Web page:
HERE IN THE LAND of foreign dignitaries, the native motorist learns at an early age to be on the alert for the dreaded DPL tag - which is a license to commit all sorts of illegal acts without the risk of arrest or prosecution. The approximatly 6,000 diplomatically immune people in this city can get away with reckless driving even when, as in the past, it has resulted in death. Moreover, victims of diplomatic immunity are not in good position to recover compensation for physical or financial hardships.

To make matters worse, the covergae of diplomatic immunity, or impunity, extends to everyone from ambassadors and their families to private servant - whether they are on embassy business or personal outings. The law was enacted in 1790 and is about as up to date as you would expect. In an article Tuesday on the opposite page, Rep. Joseph L. Fisher (D-Va.) noted, however, that interest in changing the statutes governing diplomatic immunity seems to wane between the more dramatic accidents.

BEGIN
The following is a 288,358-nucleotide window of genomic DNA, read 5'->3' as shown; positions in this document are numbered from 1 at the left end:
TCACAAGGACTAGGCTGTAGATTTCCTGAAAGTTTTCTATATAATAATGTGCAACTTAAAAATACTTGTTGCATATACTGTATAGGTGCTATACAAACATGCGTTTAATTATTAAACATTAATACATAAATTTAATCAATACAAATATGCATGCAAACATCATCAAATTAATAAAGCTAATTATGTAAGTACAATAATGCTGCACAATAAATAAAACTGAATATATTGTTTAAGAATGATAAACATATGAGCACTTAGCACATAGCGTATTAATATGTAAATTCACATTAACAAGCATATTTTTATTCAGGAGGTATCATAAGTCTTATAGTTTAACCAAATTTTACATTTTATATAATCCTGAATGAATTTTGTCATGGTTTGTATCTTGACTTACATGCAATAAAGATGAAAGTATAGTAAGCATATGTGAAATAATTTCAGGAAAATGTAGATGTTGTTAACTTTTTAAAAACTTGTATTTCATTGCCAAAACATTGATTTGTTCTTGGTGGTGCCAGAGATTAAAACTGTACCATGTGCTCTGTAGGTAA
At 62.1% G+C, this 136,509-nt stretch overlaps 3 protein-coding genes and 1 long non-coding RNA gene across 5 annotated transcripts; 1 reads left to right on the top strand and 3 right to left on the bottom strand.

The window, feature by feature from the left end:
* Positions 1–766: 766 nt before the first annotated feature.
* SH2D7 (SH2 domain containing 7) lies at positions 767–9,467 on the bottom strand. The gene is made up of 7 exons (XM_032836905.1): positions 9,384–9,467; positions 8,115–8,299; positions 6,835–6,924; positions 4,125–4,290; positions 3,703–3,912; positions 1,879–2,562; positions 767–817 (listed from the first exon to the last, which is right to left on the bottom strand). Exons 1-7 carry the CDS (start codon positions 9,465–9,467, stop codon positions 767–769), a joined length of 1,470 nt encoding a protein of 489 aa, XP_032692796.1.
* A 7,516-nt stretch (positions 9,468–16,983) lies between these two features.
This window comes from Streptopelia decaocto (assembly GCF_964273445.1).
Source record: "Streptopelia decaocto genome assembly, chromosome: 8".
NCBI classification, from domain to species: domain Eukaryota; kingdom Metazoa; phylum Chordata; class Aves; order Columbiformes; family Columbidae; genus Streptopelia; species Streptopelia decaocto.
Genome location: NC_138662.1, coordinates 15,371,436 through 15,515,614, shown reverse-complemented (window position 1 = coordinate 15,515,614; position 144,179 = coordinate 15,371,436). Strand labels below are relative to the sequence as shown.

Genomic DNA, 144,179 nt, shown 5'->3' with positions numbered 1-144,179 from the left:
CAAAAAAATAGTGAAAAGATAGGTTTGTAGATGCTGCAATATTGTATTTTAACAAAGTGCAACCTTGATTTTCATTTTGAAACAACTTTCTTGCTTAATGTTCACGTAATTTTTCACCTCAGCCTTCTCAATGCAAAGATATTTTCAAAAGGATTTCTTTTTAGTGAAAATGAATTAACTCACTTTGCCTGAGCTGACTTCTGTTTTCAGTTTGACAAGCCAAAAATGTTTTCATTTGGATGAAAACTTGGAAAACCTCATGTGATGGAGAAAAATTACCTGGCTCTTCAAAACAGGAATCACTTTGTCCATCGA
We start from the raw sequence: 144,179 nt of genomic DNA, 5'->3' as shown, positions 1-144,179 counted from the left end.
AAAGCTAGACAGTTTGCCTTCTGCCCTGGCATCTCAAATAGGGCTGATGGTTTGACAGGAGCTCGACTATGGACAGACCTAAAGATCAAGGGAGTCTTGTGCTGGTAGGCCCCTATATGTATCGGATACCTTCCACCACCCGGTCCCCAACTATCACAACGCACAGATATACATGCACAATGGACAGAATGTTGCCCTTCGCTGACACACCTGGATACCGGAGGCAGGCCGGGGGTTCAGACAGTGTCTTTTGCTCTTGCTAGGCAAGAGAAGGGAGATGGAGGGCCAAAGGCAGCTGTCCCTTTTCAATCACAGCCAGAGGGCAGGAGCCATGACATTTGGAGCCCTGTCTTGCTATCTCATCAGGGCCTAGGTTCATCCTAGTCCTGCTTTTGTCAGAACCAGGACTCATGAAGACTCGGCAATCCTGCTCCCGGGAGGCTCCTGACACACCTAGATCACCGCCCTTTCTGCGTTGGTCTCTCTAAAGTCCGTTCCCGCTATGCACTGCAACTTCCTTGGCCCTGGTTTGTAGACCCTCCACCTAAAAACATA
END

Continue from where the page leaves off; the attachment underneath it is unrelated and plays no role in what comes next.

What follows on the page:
The abuses are not limited to occasional serious accidents, however. For example, there are the parking scofflaws. In recent 12-month period, the city reportedly lost about $140,000 in fines for some 30,000 parking violations issued to DPL vehicles. In New York City, another sanctuary of diplomats, statistics for a 10-month period three years ago showed the "Top Twenty" most ticketed diplomatic vehicles. Three Peugeots assigned to the Ugandan mission swept the top three places, with more than 1,700 ignored tickets. In figures for Washington a year ago, the leader among the 126 embassies and legations was the Soviet Embassy, with 8,865 unpaid tickets over 11 months - which was 6,000 more than second-place Israel.

Mr. Fisher has been pushing for repeal of the 1790 law; this would allow the United States to conform with an agreement signed in 1972 along with more than 100 other nations. The agreement limits deplomatic immunity to top officials on official business. Mr. Fisher also supports a requirement that all foreign non-residents who bring cars into this country for personal use obtain liability insurance. Legislation is needed, too, says Mr. Fisher, to compensate U. S. citizens for damages caused by diplomatic immunity. These are sound and long overdue measures. They should be enacted this year.